First, just a straight-based salary. You work for an employer. They pay you 300,000 a year. You do the work, that’s it. You get the straight base, no productivity incentives, compensation, nothing. Second, you could earn on net-collections. Whatever your services bring into the practice, you would get a percentage of that. Typically somewhere between 35% to 45%. And then lastly, RVUs. The physician produces work RVUs for every encounter and generates a certain amount based on the schedule released by CMS. Then there is the compensation factor. An actual monetary value multiplied by the RVUs generated times that compensation factor. That’s how much physicians will make.
There are certainly hybrid models that combine one or all of these. It would be rare to have a compensation model with both net-collections and RVUs. That seldom happens. Maybe there would be a half-based salary minimum. And then the rest of your compensation would be tied to either net-collections or RVUs. I find that most physician-owned practices will have some productivity compensation and use net-collections. And then most hospital-based health network employment would utilize RVUs.
Why do they separate them? Not sure. But that’s just how it works in this industry. Which one is best? I think having a straight base salary with absolutely no performance incentives or productivity incentives doesn’t make sense to me. Now, if you’re a new physician coming into a new job. I’ll say, with the hospital, you’re establishing a practice in the area. There will almost always be an income guarantee for the first few years.
What Is the Best Productivity Model for Primary Care Physicians?
It usually takes 12 to 18 months for a practice to reach maturity. So, it only makes sense that physicians wouldn’t be placed on productivity compensation immediately. Especially primary care, cardiology, and any specialty where you must build up a patient base like ED or hospitalists. Those types of things where you’re just doing the work before you. You’re not building up a practice. You can hit the ground running. In those scenarios, it’s okay if it was in the RVU-based productivity model. But it makes no sense initially if you’re building up a practice. Many organizations will have an income guarantee for the first year or two. And transition into a hybrid of base salary plus RVUs.
Let’s first take net-collections. The main point of negotiation in the net collections-based agreement is the percentage. When I speak to physicians, they’re taken aback upon seeing they’ll only make 35% of anything collected by the practice. However, overhead is expensive. 60% is not an unusual amount in physician practices. If the employer is going to have profit, they need a percentage within that area. As I said, usually somewhere between 35% and 45% is normal. You will not see a net collections-based agreement over 50%. And if they’re a good businessperson, honestly, anything over 40 to 45 wouldn’t make financial sense unless they’re efficient.
Negotiate the Percentage of Collection
One thing to negotiate would be the percentage of collection the employer gives. It can either be calculated monthly, quarterly or yearly in some instances. And then it’s tier up, or there’s reconciliation at the end of those periods. So, the percentage will be the negotiating point if it’s a net collections-based agreement.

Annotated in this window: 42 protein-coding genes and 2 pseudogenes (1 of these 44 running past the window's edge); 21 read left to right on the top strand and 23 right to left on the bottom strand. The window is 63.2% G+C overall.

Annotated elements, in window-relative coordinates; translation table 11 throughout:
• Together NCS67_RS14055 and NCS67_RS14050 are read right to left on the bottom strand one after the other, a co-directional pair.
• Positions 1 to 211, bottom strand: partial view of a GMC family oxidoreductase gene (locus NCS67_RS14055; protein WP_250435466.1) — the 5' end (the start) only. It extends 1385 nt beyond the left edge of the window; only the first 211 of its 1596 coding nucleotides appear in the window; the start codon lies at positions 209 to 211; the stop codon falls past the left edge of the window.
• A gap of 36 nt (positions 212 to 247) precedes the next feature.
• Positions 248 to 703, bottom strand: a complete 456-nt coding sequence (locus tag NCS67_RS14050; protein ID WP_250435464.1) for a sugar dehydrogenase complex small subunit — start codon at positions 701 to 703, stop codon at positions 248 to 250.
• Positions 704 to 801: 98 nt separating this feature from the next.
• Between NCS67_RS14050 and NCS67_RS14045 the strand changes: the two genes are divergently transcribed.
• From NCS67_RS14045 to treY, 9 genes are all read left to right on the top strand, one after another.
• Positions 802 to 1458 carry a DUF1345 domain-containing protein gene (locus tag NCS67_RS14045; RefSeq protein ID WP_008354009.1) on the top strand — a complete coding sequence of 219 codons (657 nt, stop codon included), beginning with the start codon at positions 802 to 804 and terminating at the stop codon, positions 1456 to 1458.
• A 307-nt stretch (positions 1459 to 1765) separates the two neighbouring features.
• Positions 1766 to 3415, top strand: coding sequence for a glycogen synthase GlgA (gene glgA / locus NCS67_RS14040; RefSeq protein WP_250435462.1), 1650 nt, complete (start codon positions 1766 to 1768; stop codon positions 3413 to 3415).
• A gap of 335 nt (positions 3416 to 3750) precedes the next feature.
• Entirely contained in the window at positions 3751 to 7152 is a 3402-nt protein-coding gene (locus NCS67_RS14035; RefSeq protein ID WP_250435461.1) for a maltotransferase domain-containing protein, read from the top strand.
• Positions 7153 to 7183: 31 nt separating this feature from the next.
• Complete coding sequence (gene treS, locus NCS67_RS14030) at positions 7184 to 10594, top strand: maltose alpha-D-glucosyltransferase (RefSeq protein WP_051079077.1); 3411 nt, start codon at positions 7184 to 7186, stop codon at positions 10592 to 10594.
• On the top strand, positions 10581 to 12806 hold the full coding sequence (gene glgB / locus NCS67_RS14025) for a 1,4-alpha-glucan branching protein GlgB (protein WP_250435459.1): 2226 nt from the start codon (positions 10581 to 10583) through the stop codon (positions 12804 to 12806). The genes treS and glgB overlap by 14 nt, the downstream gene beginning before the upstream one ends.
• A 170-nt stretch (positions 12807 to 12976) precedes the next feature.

It can be just pure net-collections, meaning everything you bring in that’s what you make. Or maybe you have a base salary. And let’s say that any quarterly collected over $200,000. You get a percentage of whatever it is, in addition to your base salary. As far as RVUs are concerned, once again, you could be paid monthly, quarterly, or yearly if it’s reconciled. You’re not getting paid yearly, but they could reconcile it at that period. Usually, in an RVU-based contract, they would come up with a draw.
Let’s say you’re taking home 10,000 a month, no matter what. And then, at the end of the month or quarter, there’ll be a target. And then any RVUs generated above that target would be multiplied by that compensation factor. Then that’s what you would take home. So, what is the best? Well, as I said at the beginning, it depends upon the setting for the physicians. Net-collections based do not work in a hospital environment. So, if you are in a healthcare network hospital, it simply doesn’t work. RVU is the only thing that works in that environment.
It All Depends on the Setting
I think RVUs are fair, but you also must consider this. If you’re in a specialty like ED or hospitalists, and you’re only getting on RVUs. You could be completely screwed if the volume of the hospital is very low. If the sense is slow, if the ED is slow, there’s nothing you can do. In that scenario, you would not want to be paid purely on production. And honestly, it doesn’t happen very often, but I’ve seen it before. And it’s just a bad idea.
Now, if you’re in primary care, you’re at the mercy of, is the office manager good? Is the office set up well, and are they efficient? Is the billing and collection department on top of it? If you’re on a net collection base agreement and the billing and collections department is terrible. Well, you’re the one going to suffer from that. So, I always try to work in a hybrid where you’ll get a guaranteed base. But if you perform over a certain amount, you’ll also reap the benefits of the production. I mean, it’s just human nature. If you can get a bonus, then most people are incentivized to work harder to get that bonus.
That’s why most of these employers provide something like that. When you’re on a base salary, with no opportunity for production, you’re just doing work that’s in front of you. It’s just human nature that you likely won’t focus or work as hard if there’s no opportunity to make more. So, which one is better? It depends upon the setting. But all three can work perfectly for physicians if it fits the practice that they’re in.
Physician Contract Questions?
Contract Review, Termination Issues and more!